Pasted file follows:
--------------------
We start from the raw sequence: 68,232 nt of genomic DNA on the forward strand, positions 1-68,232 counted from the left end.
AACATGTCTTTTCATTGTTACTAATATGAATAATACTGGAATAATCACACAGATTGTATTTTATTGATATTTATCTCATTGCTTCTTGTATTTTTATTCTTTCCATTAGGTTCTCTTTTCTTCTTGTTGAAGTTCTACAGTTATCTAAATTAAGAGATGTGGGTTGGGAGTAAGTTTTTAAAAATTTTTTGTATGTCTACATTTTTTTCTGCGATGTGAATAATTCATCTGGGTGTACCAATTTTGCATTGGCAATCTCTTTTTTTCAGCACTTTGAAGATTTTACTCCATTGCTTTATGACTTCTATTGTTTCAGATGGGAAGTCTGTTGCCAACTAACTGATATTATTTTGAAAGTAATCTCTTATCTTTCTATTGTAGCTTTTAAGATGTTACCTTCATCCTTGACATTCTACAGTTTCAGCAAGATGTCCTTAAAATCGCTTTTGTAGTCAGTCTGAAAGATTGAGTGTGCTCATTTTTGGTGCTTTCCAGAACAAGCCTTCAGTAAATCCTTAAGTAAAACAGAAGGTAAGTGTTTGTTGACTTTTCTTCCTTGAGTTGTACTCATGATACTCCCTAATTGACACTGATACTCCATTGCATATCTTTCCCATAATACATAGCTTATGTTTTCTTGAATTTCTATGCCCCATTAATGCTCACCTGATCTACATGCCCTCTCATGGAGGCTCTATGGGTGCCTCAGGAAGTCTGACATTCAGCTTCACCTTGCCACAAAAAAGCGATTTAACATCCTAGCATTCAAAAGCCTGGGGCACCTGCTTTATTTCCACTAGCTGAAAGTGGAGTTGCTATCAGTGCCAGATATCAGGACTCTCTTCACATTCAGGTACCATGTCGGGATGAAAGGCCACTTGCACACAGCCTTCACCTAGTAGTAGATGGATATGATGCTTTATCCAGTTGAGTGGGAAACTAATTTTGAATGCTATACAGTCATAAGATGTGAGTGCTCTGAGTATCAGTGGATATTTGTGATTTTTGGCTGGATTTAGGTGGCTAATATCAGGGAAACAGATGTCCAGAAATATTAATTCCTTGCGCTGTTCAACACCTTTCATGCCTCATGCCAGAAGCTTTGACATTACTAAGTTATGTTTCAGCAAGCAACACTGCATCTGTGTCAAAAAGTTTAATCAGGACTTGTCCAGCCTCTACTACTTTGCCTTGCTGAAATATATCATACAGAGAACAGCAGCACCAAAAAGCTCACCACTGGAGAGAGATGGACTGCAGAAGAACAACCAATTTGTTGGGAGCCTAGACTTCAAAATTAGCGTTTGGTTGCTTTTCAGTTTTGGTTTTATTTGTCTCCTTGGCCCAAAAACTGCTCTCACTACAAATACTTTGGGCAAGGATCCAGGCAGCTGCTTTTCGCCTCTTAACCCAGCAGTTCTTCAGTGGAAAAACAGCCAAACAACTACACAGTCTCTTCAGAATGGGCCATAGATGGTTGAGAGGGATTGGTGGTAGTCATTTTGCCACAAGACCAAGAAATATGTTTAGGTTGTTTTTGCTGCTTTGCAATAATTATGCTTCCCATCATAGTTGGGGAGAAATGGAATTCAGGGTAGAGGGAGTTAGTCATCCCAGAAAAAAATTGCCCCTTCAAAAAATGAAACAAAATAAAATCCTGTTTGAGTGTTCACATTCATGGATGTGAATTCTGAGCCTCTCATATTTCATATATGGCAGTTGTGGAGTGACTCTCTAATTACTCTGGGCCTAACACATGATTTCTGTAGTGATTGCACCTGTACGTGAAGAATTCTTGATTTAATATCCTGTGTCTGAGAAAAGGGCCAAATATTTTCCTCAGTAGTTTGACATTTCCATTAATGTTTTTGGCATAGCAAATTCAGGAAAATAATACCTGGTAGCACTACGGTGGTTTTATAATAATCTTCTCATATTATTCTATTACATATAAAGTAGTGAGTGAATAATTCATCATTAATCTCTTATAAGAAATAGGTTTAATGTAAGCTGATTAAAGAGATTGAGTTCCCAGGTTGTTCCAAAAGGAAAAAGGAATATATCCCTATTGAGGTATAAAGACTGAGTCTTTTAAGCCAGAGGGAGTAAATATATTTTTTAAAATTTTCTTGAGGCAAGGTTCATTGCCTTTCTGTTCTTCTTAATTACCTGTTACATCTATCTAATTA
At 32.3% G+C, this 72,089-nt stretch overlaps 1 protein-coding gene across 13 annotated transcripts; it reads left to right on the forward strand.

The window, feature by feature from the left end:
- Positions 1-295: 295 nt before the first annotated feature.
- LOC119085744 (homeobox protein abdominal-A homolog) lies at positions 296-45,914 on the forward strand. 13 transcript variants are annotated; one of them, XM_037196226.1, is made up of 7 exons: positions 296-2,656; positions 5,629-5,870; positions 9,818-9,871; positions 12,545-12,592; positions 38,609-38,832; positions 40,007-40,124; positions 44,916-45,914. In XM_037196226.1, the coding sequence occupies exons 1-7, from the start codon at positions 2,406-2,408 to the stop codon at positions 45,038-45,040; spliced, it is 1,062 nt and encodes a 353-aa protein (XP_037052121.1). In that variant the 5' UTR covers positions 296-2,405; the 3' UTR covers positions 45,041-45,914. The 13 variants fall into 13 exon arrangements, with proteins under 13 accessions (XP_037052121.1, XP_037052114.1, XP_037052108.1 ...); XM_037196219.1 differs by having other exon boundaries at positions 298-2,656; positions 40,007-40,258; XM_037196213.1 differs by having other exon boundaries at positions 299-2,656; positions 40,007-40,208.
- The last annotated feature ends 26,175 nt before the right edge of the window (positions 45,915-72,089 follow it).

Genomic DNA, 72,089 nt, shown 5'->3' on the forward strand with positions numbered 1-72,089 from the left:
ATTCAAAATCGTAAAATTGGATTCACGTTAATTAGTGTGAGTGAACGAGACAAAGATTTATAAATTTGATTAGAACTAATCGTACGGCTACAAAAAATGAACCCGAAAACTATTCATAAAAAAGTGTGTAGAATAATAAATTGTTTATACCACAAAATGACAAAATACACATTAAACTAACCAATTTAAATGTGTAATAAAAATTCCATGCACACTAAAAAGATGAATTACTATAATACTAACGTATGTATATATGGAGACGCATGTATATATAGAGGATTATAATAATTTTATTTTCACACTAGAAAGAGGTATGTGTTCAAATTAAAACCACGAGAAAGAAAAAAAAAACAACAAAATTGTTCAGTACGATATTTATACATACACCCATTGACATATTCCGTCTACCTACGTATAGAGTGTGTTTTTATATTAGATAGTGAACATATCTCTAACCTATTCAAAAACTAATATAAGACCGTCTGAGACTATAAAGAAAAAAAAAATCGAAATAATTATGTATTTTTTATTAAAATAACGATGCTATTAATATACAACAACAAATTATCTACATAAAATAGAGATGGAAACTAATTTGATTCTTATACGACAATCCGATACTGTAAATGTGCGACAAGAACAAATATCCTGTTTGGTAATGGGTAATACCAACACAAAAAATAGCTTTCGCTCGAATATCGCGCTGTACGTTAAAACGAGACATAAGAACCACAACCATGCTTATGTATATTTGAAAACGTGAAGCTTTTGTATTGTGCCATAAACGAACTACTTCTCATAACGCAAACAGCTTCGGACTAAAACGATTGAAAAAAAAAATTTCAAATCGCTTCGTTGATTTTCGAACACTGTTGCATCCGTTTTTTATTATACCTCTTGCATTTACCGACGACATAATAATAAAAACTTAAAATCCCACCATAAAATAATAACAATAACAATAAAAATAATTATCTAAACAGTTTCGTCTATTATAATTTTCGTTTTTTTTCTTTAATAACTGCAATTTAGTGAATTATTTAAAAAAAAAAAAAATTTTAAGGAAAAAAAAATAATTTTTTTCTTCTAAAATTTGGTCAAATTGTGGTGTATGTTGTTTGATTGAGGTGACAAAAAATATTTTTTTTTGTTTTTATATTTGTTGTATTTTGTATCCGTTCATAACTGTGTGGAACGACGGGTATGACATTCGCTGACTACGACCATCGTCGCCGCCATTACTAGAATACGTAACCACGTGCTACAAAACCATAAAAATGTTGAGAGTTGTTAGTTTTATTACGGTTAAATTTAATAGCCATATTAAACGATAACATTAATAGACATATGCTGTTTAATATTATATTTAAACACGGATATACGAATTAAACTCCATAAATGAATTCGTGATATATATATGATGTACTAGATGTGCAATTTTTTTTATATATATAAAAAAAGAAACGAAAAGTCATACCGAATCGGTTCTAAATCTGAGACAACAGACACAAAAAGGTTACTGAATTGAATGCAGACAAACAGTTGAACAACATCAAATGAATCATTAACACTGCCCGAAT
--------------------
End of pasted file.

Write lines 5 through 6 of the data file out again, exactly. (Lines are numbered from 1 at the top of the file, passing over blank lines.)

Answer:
- Positions 1-295: 295 nt before the first annotated feature.
- LOC119085744 (homeobox protein abdominal-A homolog) lies at positions 296-45,914 on the forward strand. 13 transcript variants are annotated; one of them, XM_037196226.1, is made up of 7 exons: positions 296-2,656; positions 5,629-5,870; positions 9,818-9,871; positions 12,545-12,592; positions 38,609-38,832; positions 40,007-40,124; positions 44,916-45,914. In XM_037196226.1, the coding sequence occupies exons 1-7, from the start codon at positions 2,406-2,408 to the stop codon at positions 45,038-45,040; spliced, it is 1,062 nt and encodes a 353-aa protein (XP_037052121.1). In that variant the 5' UTR covers positions 296-2,405; the 3' UTR covers positions 45,041-45,914. The 13 variants fall into 13 exon arrangements, with proteins under 13 accessions (XP_037052121.1, XP_037052114.1, XP_037052108.1 ...); XM_037196219.1 differs by having other exon boundaries at positions 298-2,656; positions 40,007-40,258; XM_037196213.1 differs by having other exon boundaries at positions 299-2,656; positions 40,007-40,208.